Progress Thai trawler

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Veteran Member
Jan 14, 2009
Here is a pic to show finshed paintwork on hull - I have deliberatelt kept the same colours as I want to retain the fishing boat look.* Gotta hurry up and get it in the water now before it all starts to crack with the heat here!

*Rudder, shaft and prop should go on tomorrow and hopefully the engine too.* I got some batteries in today and ran some temporary battery cables hooked up to a BEP dual battery switch cluster with VSR.

On thing I learned is that I should have had the carpenters work first and then not have the cauliking and painting done until engine etc was finished as it is is so important to get the boat back in the water quickly once the hull caulking and painting is done.*

Guess I have a lot more to learn about wooden boats along the way with this project.* I am just lucky to be in a place where carpentry work for local style boats is very cheap and quick.*

Anyway the pressure will be off once the boat is floating again and I can start to think about converting it to a family boat. **


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Don't worry too much about the caulking.
As long as you have applied a decent primer and antifoul it should hold up for at least a few weeks.
I know when I built my boat we caulked her about 2 months before launch.
She still opened up a fair bit but with a big electric bilge pump (240 V0 not a small Rule or Johnston) she took up within 36 hours.
Initially the water rushing in sounded like a flood but we maintained the level low and just keept a watch for the first day or so.
Your local boys will have a good idea what is best and good luck.
By the way I like your traditional look, way to go.

Just a quickie, what did you use as putty over the caulking.
Did you Sika or not.
I used a traditional putty of linseed oil putty , mixed with antifoul and whiting powder.
I later Sika flexed the 2 water line seams and have had no need to do any more over the last 13 years.
Hi Benn,* actually they used a hard type filler over the rope caulking.* Apparently over the last few years all the fishing boats here have started using it.* At first I assumed it was flexible as they described it as a "glue" which in Thai is the same word you use for silicone sealant or epoxy resin so covers a wide range.

It is this hard type filler that they are concerned about cracking.* I followed the advice of a trusted local freind who did the same process to his inboard powered long tail boat a few years ago and reported good results.* Plus it is what I see all the boats doing in the yard which is full with wooden trawlers.* But they all launch very quickly after the work is done below the waterline.

The hull is primed with coal tar epoxy paint then a Jotun anti-foul over that.

I have heard of people talking about Sika and may look at it in the future if the boats turns out to be right for our needs and the local filler does not hold through a full year.*

Time will tell and I will be happy to have the boat back in the water and on a mooring rather than in the yard.* Just means today and tomorrow will be pretty hectic days.* Luckily I own an engineering company so can throw a bunch of staff onto getting the engine and gear box in and hooking up fuel, water and exhaust quickly.*

Cheers, Leon.
A quick update to say my trawler is now floating again and happily swinging on it's regular mooring.* All went smoothly with the launch, the hull is completely dry and will hopefully stay that way........* Only hiccup was in all the rush after the late decision to change engine, gearbox and prop somehow we endedup with the wrong rotation prop!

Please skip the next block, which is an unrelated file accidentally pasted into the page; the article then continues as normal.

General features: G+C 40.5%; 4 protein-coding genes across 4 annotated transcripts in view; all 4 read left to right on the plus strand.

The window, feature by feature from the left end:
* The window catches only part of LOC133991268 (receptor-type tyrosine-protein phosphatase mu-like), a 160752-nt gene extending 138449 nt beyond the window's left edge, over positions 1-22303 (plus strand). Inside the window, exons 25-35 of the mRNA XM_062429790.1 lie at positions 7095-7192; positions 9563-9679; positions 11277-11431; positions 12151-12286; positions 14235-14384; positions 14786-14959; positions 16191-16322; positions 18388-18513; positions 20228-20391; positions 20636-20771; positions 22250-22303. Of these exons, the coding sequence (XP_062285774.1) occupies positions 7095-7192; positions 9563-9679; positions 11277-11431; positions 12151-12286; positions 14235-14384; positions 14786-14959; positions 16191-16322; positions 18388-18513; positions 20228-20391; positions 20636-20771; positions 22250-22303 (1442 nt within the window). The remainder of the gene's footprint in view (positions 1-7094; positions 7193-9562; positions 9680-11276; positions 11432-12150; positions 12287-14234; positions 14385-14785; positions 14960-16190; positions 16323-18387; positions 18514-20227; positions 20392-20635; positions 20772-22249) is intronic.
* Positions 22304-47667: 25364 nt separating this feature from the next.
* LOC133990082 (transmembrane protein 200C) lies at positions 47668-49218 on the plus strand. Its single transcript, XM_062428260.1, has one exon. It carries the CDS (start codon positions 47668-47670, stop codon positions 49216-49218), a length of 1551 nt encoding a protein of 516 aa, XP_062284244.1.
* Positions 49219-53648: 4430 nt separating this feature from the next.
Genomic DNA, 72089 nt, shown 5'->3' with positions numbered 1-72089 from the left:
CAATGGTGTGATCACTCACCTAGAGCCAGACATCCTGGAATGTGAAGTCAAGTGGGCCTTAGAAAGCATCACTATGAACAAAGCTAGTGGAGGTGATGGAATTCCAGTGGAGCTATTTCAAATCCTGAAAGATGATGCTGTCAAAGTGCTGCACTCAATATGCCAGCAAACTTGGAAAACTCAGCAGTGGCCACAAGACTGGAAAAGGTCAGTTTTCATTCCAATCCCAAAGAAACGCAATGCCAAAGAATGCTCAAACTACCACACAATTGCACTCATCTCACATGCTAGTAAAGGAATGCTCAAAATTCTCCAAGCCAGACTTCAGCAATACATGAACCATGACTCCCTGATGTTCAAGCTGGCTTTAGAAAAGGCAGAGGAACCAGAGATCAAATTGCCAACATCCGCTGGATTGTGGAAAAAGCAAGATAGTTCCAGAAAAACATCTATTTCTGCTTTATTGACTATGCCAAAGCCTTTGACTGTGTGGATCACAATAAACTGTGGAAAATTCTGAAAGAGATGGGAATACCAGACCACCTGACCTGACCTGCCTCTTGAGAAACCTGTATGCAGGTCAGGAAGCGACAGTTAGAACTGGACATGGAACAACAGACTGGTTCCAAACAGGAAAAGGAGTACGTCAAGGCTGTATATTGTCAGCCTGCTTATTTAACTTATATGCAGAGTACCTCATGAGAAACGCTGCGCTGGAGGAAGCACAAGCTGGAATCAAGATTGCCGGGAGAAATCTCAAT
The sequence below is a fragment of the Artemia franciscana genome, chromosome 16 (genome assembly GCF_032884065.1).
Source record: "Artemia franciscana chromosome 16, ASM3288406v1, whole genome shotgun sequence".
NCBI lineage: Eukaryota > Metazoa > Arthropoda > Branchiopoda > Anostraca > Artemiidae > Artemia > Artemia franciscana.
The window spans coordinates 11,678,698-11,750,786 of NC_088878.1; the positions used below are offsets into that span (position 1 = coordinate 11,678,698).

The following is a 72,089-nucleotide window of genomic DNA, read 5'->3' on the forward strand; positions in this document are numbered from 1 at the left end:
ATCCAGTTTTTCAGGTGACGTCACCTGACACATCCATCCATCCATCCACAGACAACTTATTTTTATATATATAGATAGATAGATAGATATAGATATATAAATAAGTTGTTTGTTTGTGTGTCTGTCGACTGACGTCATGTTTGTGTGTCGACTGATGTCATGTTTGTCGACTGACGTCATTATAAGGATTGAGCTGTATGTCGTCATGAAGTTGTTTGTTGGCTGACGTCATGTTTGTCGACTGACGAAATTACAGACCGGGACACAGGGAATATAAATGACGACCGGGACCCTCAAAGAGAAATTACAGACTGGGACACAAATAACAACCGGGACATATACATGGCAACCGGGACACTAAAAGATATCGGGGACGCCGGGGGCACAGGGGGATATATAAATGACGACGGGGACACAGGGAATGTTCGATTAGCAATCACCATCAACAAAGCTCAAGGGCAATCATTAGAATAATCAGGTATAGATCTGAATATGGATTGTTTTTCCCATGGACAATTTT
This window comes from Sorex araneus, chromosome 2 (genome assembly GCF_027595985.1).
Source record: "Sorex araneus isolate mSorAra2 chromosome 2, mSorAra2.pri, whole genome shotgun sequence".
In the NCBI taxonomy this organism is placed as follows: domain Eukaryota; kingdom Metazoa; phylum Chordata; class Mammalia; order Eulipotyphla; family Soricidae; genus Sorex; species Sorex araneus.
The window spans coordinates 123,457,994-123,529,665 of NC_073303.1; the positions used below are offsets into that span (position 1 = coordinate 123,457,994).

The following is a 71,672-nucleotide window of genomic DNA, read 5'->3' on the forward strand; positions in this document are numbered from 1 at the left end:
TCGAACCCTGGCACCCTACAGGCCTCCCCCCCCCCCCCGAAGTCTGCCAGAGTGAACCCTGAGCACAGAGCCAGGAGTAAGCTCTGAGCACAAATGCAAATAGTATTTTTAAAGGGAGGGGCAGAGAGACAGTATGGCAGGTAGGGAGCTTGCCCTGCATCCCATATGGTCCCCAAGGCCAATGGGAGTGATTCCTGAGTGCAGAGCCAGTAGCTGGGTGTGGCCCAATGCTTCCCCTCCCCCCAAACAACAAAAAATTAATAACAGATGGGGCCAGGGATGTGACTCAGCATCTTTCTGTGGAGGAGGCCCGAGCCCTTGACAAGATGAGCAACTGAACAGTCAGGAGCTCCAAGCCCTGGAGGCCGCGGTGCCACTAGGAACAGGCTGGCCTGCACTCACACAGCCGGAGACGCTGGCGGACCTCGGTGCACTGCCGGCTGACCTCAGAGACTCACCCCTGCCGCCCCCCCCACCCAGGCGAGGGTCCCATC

Engine is a Ford Sabre 80hp turning clockwise when viewed from the front end, so anti-clockwise at the flywheel.* Gearbox is a Velvet Drive 72C 2.9:1 that turns in forward the same direction as the engine.* Prop is right handed and should be left handed!* In the rush I just left the prop up to the machine shop and never checked on engine rotation!

So need to find another prop, luckily local fishing boat style props are cheap here.* Then beach the boat, again luckily have a good spot very close to my mooring, while I swap the props.*

Now I can take my time to start modifying cabin and installing electrics, fuel and water tanks etc etc.* With plenty of local daytrips thrown in to keep the kids happy and interested.


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I like it also. You also have my philosphy where working on boats always includes a boat ride.
Yes I like to go anchor up somewhere so the kids can play or fish or swim.* I can hobby and do some work out and about as well as at a mooring.*

You are right Old Fish boat, we had to go about ten miles with the gearbox in reverse yesterday - better than putting it in forward and driving the boat backwards!*

That is all part of the challenge of boating.
Ya gotta have a sense of humour when it comes to launch time.
At least the problem is solveable and reletatively cheap in your neighbourhood.
It's a terrific feeling getting the boat afloat and it doesn't sink.
Now for the hard but enjoyable task of making it cruising liveable and also keeping the kids and missus interested, it would appear you have the right plan for that.

a bit of moving around to anchorages will give you a great feel for the boat .

I have just come off the hard (3 weeks) pait and rot job will start another post.

Had the family on board over the weekend.* My wife got all the ingredients together for a blessing ceremony on the bow of the boat to bring us and the boat good luck.* I got to hold the firecrackers.....note I took the boat out away from other boats and anchored it from the stern to blow the crackers away from the boat!

This weekend try to organise the right prop and start to lower the wheelhouse floor so we can stand up.*

Cheers, Leon.


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